Linking the Lectionary and Church Seasons

September 21st, 2012

The lectionary is not a chronological approach to reading the Bible, nor is it a book-by-book approach. Each week the scripture readings are closely linked to the seasons of Church's life cycle, it's liturgical calendar. In the first half of the of Church year, we follow the major events of the life of Jesus, including his birth, death, resurrection and the birth of the Church, and in the second half we study Jesus' actions and teachings.

In addition, the lectionary provides an opportunity to remember great persons in Church history on saints' days and to celebrate special events in the life of a parish, such as confirmation. Throughout the year, scriptures have been chosen for their appropriateness for the occasions on which they are read.

The repeating nature of the cycle of readings means that leaders need not feel compelled to teach all there to know about a passage at any particular age level. Individuals encounter each passage again and again at progressive stages of maturity and understanding.

Within the Church year we find two major liturgical segments. The first is Advent-Christmas-Epiphany and the second is Lent-Holy Week-Easter. Both segments describe a passage from dark to light.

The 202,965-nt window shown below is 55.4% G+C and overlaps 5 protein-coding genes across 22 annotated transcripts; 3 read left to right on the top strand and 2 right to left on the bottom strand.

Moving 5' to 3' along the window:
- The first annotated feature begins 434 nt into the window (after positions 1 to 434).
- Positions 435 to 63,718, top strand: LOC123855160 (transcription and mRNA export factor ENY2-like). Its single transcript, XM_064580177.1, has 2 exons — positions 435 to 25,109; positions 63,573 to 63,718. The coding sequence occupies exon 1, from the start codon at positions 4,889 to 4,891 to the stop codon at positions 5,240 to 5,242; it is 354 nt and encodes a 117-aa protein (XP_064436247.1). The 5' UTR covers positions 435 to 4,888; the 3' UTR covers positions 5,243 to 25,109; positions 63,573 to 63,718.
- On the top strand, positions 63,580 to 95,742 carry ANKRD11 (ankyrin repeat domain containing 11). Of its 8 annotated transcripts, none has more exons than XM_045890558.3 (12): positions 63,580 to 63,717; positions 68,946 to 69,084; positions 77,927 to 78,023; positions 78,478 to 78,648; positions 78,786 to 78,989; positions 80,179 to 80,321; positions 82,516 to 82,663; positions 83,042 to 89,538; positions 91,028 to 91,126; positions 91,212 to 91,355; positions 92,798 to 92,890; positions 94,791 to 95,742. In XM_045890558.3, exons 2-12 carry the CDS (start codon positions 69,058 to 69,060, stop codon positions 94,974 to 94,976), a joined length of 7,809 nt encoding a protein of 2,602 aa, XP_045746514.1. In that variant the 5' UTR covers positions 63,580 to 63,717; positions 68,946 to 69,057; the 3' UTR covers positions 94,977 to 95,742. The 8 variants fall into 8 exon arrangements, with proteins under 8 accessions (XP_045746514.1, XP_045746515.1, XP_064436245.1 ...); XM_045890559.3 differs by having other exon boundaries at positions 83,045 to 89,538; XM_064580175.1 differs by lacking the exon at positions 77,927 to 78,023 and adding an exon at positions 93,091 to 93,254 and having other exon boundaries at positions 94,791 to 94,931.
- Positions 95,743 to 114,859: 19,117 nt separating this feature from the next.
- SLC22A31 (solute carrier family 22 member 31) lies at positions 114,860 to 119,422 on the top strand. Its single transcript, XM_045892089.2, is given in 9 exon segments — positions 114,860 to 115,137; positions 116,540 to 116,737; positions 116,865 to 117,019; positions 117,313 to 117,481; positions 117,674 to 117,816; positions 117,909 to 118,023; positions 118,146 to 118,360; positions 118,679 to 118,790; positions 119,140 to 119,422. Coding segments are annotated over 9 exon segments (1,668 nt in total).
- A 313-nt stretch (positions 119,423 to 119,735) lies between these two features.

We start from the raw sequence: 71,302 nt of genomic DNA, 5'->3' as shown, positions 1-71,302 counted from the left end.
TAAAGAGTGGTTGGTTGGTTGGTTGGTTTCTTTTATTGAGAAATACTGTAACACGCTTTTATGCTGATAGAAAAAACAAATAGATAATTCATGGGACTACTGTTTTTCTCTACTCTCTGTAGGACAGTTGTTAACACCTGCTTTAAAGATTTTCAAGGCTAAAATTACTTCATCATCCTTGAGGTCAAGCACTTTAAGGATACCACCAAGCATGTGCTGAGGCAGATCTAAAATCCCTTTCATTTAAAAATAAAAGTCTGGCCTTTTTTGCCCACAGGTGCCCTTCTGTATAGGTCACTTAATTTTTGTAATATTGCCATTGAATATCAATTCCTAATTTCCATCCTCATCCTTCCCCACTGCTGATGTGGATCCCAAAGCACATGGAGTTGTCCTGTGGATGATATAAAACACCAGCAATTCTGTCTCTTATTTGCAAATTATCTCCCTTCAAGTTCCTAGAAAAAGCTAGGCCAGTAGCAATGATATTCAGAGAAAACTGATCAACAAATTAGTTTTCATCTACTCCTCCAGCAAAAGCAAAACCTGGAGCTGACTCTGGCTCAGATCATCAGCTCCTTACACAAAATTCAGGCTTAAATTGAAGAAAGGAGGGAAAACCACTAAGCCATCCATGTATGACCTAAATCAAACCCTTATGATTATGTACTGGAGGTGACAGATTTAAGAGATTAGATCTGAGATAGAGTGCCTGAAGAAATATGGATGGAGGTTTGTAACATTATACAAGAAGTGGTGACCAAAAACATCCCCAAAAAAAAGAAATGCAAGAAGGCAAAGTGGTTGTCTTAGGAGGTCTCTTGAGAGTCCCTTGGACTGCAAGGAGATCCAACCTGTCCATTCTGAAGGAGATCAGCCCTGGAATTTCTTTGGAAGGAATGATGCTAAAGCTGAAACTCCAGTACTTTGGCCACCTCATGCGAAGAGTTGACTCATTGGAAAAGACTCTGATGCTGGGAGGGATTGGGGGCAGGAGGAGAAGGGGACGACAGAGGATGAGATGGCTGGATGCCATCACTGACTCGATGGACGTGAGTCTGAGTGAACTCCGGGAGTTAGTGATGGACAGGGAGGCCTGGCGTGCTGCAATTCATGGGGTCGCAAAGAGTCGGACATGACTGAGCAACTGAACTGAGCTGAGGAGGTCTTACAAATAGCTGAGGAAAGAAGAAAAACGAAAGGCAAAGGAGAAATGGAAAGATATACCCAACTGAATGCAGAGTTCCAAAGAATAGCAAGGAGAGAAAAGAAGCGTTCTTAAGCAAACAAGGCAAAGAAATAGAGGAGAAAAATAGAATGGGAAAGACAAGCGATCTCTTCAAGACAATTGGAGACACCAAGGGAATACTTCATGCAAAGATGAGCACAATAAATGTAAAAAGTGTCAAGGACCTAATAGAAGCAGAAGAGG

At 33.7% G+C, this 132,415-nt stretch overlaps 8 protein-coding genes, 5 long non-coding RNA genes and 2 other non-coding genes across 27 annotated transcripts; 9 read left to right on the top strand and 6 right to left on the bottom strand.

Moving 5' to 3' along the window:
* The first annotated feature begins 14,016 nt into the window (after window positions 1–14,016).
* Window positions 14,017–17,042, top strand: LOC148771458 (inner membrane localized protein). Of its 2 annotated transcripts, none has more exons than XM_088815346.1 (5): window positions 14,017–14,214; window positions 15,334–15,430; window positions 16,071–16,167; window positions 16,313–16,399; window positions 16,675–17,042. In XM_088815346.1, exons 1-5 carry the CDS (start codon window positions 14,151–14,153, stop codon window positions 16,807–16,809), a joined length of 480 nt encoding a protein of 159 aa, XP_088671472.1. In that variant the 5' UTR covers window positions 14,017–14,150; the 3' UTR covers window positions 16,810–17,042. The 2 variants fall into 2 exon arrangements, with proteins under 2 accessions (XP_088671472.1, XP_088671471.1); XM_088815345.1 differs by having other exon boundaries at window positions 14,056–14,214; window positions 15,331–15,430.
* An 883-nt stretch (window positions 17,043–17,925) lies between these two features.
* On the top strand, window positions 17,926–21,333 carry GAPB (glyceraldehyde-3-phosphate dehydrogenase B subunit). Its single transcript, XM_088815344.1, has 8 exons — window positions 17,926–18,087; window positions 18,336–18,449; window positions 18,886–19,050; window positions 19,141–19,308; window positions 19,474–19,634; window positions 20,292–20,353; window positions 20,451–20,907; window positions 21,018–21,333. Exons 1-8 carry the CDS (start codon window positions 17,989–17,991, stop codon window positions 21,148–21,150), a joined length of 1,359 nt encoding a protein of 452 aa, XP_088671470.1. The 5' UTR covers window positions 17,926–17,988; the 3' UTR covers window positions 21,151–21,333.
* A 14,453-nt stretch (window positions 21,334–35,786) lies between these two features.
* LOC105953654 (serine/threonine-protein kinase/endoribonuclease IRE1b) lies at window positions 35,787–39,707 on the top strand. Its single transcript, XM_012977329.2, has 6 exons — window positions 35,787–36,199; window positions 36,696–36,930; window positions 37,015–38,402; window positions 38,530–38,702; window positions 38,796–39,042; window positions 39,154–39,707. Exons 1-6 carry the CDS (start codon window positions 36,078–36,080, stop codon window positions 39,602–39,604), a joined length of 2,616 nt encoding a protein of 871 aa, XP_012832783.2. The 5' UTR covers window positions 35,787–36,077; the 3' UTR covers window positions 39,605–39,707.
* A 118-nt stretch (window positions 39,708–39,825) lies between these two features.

Advent, Christmas, Epiphany

In the northern hemisphere, Advent begins during that dark period of the solar year in which the days grow shorter and the nights longer. Trees lose their leaves and the days grow colder.

In the midst of this darkness the Church proclaims the approach of God's kingdom: "The true light, which enlightens every one, was coming into the world. He was in the world, and the world came into being through him; yet the world did not know him" (John 1:9-10). Into this darkness the twenty-fifth of December comes as a celebration of the invincibility of the Light.

During the last half of December, when the Roman pagans celebrated the feast of the Unconquered Sun, the Church now gathers to proclaim that the Son has indeed come into the world. As John writes in the gospel: "In him was life, and the life was the light of all people. The light shines in the darkness, and the darkness did not overcome it." (John 1:4-5)